Morgan Baskin isn’t a household name — yet — but with her sharp and fresh eyes on the mayor’s chair she is certainly a young woman to watch. We had the pleasure of chatting with her to talk about her start, her ideas, and her advice for her peers who might also want to get involved in their civic communities.
How did you get your start in politics?
In traditional politics I started when I filed my papers to run for Mayor. In more grassroots community politics? When I was born. I have always been active in my community, I was fortunate to have been born into an incredibly active family. I was involved in Scouting at a young age as well as in my church community and made my way through various leadership roles in those communities, many of which I continue to fulfil.
What needs to change at City Hall?
I could write a very long list of things but I’ll stick to the basics.
We need to figure out how to be a team and work as one. Divisive politics have plagued our city for too long and it needs to change. Anyone who says it can’t be done needs to find some optimism. We have to try to find a team spirit, otherwise we will be having the same conversations we have been having for thirty years for the next thirty years.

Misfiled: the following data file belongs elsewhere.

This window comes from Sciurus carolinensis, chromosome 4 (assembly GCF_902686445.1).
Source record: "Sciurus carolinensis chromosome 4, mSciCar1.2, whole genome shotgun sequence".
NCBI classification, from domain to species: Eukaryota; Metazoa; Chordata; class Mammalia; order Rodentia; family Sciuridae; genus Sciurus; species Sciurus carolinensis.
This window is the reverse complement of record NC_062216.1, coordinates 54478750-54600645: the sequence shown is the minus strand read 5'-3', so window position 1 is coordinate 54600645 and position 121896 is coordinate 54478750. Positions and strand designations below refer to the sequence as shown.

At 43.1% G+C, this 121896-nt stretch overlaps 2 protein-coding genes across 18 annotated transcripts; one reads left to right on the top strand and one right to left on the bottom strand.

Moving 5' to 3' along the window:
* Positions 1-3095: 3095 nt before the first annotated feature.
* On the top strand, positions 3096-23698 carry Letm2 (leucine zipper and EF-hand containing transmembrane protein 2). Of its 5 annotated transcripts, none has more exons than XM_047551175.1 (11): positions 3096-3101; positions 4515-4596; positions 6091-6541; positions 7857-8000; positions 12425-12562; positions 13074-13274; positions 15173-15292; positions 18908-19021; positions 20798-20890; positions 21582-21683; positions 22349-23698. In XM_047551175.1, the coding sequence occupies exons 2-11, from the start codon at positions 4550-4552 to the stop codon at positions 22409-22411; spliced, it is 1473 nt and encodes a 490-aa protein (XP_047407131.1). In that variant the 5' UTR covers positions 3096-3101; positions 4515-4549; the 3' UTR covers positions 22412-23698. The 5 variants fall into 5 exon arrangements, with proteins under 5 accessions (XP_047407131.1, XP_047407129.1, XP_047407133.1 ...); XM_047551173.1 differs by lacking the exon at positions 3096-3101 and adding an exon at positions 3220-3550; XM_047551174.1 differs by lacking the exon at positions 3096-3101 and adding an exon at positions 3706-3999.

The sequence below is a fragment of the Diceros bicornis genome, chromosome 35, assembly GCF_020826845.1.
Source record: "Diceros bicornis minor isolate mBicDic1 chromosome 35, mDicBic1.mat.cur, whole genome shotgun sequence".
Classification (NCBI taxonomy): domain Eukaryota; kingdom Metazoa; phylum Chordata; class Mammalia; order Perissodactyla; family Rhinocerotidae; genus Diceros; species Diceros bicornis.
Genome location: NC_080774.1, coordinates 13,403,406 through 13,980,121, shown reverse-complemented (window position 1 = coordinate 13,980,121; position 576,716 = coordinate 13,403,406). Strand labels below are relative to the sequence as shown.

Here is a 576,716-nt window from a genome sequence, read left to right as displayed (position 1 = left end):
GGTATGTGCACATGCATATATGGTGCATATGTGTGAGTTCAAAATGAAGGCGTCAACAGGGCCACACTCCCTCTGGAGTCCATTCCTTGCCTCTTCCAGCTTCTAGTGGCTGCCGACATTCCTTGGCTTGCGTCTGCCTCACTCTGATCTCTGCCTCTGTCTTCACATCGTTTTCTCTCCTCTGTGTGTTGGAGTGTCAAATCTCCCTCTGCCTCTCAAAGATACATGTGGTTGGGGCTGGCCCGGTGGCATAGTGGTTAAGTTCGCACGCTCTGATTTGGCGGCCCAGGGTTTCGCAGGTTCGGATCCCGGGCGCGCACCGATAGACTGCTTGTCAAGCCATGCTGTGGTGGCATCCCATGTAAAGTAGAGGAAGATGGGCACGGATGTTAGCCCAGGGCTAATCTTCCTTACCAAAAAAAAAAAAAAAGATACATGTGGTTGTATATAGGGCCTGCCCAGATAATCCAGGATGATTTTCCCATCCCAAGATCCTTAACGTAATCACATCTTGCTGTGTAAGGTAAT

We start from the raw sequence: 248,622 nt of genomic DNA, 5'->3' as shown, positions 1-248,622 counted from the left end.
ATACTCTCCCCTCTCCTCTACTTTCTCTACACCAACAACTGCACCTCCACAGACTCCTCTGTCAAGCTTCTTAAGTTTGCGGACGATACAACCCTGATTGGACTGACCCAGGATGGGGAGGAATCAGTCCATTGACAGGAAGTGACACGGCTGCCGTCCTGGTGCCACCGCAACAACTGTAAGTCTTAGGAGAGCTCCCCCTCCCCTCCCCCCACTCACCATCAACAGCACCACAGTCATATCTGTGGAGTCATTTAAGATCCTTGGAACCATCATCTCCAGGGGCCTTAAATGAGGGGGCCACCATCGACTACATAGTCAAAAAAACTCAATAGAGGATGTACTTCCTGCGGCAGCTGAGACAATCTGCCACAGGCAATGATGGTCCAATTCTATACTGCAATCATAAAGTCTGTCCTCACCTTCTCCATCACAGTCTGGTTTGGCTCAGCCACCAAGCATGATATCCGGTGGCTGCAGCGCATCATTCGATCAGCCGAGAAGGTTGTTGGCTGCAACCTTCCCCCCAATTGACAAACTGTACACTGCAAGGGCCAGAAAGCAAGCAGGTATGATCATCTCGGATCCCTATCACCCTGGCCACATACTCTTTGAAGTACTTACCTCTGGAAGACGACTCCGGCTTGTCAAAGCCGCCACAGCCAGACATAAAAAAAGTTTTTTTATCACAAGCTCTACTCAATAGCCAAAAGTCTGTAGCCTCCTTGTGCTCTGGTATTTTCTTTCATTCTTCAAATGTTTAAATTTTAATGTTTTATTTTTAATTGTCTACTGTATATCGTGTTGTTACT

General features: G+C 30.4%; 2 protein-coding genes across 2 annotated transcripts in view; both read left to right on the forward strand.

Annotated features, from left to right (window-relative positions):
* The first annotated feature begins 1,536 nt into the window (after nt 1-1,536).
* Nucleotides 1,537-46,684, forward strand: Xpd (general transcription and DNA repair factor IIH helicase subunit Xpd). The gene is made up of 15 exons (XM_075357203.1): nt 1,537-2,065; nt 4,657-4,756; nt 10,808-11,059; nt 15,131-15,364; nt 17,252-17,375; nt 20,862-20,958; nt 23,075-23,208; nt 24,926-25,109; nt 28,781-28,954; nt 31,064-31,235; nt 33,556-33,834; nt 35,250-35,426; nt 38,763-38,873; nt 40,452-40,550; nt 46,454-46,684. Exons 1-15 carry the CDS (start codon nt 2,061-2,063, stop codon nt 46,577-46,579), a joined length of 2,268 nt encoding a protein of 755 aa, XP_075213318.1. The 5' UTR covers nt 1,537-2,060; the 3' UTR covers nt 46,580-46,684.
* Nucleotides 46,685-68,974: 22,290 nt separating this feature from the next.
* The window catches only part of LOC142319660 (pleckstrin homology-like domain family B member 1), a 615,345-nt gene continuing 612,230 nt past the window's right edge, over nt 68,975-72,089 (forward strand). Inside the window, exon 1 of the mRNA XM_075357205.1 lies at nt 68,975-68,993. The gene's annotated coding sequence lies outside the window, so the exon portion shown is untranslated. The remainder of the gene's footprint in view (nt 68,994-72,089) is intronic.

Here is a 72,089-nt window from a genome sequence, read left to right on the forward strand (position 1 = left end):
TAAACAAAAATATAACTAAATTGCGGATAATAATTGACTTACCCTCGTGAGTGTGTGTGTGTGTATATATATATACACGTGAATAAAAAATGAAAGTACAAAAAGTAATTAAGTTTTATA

We need to trust our professionals. We need to work closely with and listen to them. They were hired for a reason and they deserve to be listened to and trusted to do their jobs. The final decisions are often made by politicians, and we need to ask good questions and query the results, but we need to respect the information we pay for.
What is the issue most important to Torontonians in this election?
I can’t speak for the several million of us, but in my opinion transit is shaping up to be a big one. Public transit, bike lanes, roads the whole shebang. It’s causing stress and safety problems and is strangling our economy.
What advantage does your age give you over other candidates twice or three times your age?
It gives me a fresh perspective free of previous political baggage. I am still at a period in my life where I am used to listening, to asking for help when I need it and admitting when I am wrong. These are all skills that I think City Hall could use. I think we need truly fresh voices in politics. I think I can be that voice.
What advice do you have for your peers on how to get more involved in civics and their communities?
Jump in with both feet. There are many opportunities to get involved. Pick one and do it. Whether it’s being an activist on an issue you feel strongly about or quietly working to improve your community through the various community organizations or even party politics. Do something that feels productive and interesting and makes you feel hopeful about your community.